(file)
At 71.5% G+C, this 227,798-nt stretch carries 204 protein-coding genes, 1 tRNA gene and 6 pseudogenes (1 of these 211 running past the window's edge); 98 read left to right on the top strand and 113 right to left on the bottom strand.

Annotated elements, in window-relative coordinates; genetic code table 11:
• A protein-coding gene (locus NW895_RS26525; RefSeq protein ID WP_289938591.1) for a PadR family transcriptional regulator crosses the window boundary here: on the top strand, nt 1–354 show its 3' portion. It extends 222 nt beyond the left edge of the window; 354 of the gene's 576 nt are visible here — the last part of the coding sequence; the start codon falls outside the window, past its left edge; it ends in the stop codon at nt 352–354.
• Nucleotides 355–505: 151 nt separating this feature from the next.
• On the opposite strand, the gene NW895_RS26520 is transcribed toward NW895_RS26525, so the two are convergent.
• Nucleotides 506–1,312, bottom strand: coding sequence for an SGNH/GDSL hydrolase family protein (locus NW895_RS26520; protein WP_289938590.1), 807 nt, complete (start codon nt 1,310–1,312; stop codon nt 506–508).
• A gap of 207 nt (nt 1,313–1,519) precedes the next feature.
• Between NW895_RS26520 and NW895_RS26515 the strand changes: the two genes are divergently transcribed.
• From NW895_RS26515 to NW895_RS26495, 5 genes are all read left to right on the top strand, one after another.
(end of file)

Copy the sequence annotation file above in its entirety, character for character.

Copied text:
At 71.5% G+C, this 227,798-nt stretch carries 204 protein-coding genes, 1 tRNA gene and 6 pseudogenes (1 of these 211 running past the window's edge); 98 read left to right on the top strand and 113 right to left on the bottom strand.

Annotated elements, in window-relative coordinates; genetic code table 11:
• A protein-coding gene (locus NW895_RS26525; RefSeq protein ID WP_289938591.1) for a PadR family transcriptional regulator crosses the window boundary here: on the top strand, nt 1–354 show its 3' portion. It extends 222 nt beyond the left edge of the window; 354 of the gene's 576 nt are visible here — the last part of the coding sequence; the start codon falls outside the window, past its left edge; it ends in the stop codon at nt 352–354.
• Nucleotides 355–505: 151 nt separating this feature from the next.
• On the opposite strand, the gene NW895_RS26520 is transcribed toward NW895_RS26525, so the two are convergent.
• Nucleotides 506–1,312, bottom strand: coding sequence for an SGNH/GDSL hydrolase family protein (locus NW895_RS26520; protein WP_289938590.1), 807 nt, complete (start codon nt 1,310–1,312; stop codon nt 506–508).
• A gap of 207 nt (nt 1,313–1,519) precedes the next feature.
• Between NW895_RS26520 and NW895_RS26515 the strand changes: the two genes are divergently transcribed.
• From NW895_RS26515 to NW895_RS26495, 5 genes are all read left to right on the top strand, one after another.